Police Response Log | Plymouth Township | March 6 to March 12, 2022

From March 6th to March 12th, the Plymouth Township Police Department responded to 412 incidents (an average of 59 per day). The incidents included approximately:

  • 105 traffic stops
  • 7 domestic disturbances
  • 5 other disturbances
  • 14 fires/fire alarms
  • 21 other alarms
  • 14 medical assistance
  • 7 animal complaints
  • 7 retail thefts
  • 2 burglaries
  • 14 suspicious vehicle/person
  • 11 non-reportable accidents
  • 1 reportable accident
  • 2 industrial accidents
  • 2 criminal mischief
  • 6 property or vehicle damage
  • 5 assistance to motorists
  • 5 parking complaints
  • 3 reckless driving
  • 1 driving under the influence
  • 2 vehicle repossessions
  • 6 hazard – highway
  • 4 children and youth referrals
  • 4 warrants (outside agency)
  • 6 assistance to outside agency
  • 1 noise complaint
  • 2 PFA (Protection From Abuse) orders
  • 2 access device fraud
  • 7 follow-ups
  • 9 hang-ups
  • 10 misc. reports

Also included in the 412 responses are items such as being assigned traffic detail (25), having to attend a court preceding (18), truck inspection (1), training (11), and public service activities (20).

Wondering what a non-reportable accident is? The Commonwealth of Pennsylvania’s Police Officers Crash Report Manual describes it as follows:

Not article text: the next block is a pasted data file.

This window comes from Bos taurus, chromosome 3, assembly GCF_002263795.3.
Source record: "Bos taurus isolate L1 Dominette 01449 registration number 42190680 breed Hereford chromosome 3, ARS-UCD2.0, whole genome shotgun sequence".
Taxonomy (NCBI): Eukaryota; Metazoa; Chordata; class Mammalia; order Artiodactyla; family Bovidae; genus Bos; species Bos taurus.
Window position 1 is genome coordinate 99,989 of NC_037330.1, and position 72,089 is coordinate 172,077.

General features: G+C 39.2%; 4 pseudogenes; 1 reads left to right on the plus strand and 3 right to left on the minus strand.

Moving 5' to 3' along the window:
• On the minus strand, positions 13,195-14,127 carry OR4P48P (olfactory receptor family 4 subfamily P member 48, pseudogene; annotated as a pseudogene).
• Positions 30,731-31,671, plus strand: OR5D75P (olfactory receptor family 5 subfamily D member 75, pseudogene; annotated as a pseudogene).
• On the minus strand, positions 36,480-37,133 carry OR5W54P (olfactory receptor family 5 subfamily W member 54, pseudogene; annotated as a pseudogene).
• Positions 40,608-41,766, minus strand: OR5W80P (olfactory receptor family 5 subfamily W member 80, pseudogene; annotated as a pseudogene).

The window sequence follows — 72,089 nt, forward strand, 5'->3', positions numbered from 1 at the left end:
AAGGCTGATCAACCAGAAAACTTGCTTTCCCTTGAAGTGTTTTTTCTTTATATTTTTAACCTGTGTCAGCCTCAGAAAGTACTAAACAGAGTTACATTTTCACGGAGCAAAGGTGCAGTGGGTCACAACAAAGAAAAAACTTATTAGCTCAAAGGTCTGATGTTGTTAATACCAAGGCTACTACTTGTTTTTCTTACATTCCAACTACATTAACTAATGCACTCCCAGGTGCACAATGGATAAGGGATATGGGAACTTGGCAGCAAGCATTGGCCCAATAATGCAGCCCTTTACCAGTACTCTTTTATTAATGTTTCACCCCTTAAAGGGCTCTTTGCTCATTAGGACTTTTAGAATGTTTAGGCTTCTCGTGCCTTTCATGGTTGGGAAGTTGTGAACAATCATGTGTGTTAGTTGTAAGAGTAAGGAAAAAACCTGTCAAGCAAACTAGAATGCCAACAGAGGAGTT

A non-reportable crash involves a crash with no injury or death of any person, in which there is no towing due to the damage to the vehicle at the time of the crash.

Furthermore, if the incident occurred on private property or was a result of deliberate intent or cataclysm, the crash is non-reportable. A non-reportable crash does not require a Police Crash Report Form to be completed or submitted to PENNDOT.

You can view the entire call log here.

This article is in response to the public’s desire to know more about what is happening within their community, including crime. State law makes certain types of police documents available to the public, but shields others. For example, the information we provided above is available, but those involving an investigation are not.

However, police can release information regarding investigations if they chose. You may remember that the Plymouth Township Police Department previously released fairly regularly details on investigations, especially retail theft, and asked for the public’s help in identifying suspects. As MoreThanTheCurve.com reported, the department stopped doing this about a year ago.